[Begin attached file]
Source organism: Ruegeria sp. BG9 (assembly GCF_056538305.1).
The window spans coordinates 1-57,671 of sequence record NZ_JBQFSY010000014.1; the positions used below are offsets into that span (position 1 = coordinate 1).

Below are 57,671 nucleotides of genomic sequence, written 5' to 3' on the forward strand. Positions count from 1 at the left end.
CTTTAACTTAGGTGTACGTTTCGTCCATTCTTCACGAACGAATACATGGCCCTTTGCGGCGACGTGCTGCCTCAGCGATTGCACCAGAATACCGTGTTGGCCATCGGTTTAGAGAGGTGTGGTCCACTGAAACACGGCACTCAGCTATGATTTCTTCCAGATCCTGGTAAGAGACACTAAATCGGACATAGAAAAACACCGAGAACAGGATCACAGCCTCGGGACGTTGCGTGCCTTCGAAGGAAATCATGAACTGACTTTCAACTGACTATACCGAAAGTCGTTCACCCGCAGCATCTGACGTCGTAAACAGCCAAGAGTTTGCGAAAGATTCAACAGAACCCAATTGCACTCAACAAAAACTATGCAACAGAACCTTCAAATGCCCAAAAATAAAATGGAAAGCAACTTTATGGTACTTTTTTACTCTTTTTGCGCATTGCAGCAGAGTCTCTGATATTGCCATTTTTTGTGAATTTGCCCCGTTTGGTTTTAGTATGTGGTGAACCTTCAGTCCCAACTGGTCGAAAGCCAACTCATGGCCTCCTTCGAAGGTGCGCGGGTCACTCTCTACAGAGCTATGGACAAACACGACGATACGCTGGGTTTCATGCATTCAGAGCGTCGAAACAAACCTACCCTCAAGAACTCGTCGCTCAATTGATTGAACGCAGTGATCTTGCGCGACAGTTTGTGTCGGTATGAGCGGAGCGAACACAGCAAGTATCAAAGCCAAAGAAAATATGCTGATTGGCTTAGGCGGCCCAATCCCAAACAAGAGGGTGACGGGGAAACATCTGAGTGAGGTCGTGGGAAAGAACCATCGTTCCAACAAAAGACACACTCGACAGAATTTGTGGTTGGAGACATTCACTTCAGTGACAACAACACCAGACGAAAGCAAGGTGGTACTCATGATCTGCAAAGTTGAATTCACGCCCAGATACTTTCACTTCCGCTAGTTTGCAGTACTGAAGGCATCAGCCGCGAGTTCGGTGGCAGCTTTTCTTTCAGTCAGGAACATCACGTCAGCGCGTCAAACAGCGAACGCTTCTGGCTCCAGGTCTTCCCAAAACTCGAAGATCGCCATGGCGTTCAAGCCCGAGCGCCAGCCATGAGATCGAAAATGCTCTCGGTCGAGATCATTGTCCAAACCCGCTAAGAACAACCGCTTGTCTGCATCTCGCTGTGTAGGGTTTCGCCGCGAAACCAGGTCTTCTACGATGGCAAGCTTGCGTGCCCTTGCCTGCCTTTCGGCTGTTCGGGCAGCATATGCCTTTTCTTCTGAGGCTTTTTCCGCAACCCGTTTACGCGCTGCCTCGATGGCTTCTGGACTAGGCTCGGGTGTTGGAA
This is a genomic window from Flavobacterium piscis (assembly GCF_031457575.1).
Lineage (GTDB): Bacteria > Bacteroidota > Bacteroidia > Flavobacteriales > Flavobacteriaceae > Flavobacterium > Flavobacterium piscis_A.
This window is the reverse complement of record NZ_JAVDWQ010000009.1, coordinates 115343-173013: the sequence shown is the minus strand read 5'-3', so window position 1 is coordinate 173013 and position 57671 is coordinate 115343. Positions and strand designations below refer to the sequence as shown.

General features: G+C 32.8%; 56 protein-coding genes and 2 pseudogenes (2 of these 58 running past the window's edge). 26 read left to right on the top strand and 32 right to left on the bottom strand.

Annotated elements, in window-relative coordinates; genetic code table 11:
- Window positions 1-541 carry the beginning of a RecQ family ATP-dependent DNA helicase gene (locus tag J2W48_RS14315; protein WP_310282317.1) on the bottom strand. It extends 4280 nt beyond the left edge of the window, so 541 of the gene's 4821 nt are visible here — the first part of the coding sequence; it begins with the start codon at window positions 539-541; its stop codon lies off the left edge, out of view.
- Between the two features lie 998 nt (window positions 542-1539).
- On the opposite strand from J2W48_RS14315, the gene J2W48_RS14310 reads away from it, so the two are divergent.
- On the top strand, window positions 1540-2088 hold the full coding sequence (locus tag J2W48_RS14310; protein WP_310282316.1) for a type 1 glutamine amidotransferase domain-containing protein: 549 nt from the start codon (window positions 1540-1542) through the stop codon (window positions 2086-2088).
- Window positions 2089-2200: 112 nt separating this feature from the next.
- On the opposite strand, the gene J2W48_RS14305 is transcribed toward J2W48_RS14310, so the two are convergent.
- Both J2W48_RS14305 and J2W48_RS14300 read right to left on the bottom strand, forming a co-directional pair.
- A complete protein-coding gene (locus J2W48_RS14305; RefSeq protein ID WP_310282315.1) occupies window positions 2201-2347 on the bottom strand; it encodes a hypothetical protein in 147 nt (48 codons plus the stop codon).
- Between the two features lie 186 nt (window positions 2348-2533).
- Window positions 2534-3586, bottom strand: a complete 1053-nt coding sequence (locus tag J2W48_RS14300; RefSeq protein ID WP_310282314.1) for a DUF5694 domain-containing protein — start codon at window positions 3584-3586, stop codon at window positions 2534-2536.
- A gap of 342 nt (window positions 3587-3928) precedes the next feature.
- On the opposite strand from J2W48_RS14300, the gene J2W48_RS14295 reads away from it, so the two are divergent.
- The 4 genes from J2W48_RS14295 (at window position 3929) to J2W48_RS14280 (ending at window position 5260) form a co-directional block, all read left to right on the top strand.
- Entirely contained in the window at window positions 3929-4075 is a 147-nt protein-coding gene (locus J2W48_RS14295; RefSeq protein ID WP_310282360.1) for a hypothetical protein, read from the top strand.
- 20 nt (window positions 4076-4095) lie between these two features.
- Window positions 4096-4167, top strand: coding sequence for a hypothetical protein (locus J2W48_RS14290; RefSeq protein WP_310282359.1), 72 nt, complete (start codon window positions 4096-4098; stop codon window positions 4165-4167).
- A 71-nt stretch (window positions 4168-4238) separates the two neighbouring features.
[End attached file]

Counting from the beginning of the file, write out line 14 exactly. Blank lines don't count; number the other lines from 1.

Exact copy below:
- Window positions 2089-2200: 112 nt separating this feature from the next.